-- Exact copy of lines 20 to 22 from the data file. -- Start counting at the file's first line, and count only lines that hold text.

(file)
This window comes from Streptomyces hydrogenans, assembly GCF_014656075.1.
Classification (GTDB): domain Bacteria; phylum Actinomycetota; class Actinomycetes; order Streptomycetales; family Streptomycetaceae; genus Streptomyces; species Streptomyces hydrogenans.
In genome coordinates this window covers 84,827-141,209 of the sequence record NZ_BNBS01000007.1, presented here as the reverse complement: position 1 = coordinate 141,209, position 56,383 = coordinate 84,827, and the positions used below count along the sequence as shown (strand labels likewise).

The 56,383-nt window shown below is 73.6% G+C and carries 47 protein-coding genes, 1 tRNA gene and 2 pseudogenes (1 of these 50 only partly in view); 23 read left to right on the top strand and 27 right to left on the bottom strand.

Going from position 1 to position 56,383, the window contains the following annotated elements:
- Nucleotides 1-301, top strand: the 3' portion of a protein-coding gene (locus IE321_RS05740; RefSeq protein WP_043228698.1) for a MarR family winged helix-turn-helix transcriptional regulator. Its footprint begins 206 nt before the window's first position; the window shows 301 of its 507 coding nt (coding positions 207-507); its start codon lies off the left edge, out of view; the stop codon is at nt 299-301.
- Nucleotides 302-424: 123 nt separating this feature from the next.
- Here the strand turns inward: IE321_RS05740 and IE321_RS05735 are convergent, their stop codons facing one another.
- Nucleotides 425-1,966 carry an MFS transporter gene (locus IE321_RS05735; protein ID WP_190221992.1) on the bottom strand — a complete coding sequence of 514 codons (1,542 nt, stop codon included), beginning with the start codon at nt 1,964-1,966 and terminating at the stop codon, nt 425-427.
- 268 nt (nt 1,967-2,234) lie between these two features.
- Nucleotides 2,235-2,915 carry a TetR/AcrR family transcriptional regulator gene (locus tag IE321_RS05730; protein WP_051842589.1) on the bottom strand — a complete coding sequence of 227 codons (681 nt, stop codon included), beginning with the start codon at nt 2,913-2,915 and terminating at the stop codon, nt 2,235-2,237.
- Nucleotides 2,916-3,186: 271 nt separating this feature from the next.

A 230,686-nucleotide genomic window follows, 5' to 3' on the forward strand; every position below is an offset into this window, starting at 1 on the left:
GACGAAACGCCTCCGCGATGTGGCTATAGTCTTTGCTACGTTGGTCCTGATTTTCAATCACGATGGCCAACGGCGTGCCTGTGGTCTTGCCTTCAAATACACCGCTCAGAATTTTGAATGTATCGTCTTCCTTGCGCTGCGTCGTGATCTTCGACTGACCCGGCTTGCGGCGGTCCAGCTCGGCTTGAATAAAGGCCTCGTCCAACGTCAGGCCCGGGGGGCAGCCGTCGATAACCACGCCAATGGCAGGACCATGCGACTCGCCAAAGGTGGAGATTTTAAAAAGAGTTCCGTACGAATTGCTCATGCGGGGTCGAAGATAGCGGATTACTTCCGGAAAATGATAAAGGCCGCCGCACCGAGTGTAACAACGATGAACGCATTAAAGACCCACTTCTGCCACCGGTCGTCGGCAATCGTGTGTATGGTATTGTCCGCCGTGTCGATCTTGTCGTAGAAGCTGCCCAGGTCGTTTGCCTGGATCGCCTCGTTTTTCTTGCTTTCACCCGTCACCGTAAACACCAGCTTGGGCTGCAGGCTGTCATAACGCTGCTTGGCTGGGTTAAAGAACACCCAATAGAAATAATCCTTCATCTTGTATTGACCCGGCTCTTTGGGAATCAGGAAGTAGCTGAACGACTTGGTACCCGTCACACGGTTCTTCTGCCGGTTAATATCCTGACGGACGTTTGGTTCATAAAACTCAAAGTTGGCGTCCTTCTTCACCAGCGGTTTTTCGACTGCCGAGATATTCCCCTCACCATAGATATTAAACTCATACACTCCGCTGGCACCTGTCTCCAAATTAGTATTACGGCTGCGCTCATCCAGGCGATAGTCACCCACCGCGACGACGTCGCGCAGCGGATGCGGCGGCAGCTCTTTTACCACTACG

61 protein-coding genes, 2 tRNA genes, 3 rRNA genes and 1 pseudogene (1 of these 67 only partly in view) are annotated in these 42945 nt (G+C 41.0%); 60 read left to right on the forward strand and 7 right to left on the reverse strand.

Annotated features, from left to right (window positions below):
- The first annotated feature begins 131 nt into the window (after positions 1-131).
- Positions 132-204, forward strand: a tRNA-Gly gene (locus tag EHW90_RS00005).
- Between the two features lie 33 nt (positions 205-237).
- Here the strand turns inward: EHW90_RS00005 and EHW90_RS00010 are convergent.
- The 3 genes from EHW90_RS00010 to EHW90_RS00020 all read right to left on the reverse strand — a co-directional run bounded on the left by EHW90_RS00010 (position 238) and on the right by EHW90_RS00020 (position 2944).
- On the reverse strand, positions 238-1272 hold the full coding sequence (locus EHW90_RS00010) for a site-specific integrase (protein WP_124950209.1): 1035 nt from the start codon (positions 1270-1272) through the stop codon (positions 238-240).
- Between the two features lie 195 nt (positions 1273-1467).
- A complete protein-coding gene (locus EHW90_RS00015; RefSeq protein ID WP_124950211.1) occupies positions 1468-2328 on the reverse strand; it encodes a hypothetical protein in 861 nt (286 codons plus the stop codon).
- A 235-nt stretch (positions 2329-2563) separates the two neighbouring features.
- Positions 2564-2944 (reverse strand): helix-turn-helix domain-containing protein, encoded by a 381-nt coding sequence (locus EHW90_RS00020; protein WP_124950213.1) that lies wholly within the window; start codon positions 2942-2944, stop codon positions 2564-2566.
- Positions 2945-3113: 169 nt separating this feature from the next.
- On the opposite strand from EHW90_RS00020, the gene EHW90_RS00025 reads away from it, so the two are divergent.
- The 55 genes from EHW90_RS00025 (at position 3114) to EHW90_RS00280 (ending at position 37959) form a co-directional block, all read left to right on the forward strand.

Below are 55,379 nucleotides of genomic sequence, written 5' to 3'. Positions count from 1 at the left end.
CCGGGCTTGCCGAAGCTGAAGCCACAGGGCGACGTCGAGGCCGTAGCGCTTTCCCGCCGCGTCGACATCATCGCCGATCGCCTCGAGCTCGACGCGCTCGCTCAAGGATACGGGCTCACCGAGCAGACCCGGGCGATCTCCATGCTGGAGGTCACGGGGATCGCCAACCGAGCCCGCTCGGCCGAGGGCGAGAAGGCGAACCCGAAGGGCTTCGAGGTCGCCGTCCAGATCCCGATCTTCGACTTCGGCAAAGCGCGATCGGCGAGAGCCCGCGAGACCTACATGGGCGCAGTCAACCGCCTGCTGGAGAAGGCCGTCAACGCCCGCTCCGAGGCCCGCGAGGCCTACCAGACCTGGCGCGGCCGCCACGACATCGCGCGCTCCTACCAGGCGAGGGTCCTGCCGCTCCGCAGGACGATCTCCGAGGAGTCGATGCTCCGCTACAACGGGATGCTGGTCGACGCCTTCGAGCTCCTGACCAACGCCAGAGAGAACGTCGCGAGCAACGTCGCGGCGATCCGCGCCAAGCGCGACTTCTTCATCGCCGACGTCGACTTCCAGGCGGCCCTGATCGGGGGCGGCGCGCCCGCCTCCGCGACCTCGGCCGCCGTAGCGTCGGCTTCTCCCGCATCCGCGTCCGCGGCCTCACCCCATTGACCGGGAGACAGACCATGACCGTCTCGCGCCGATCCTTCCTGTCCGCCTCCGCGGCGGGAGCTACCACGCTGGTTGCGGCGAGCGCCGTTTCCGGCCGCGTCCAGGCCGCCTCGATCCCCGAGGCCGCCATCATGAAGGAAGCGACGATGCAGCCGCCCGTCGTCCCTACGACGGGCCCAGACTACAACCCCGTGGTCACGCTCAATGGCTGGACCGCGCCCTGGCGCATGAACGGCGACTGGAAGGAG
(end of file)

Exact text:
- Here the strand turns inward: EHW90_RS00005 and EHW90_RS00010 are convergent.
- The 3 genes from EHW90_RS00010 to EHW90_RS00020 all read right to left on the reverse strand — a co-directional run bounded on the left by EHW90_RS00010 (position 238) and on the right by EHW90_RS00020 (position 2944).
- On the reverse strand, positions 238-1272 hold the full coding sequence (locus EHW90_RS00010) for a site-specific integrase (protein WP_124950209.1): 1035 nt from the start codon (positions 1270-1272) through the stop codon (positions 238-240).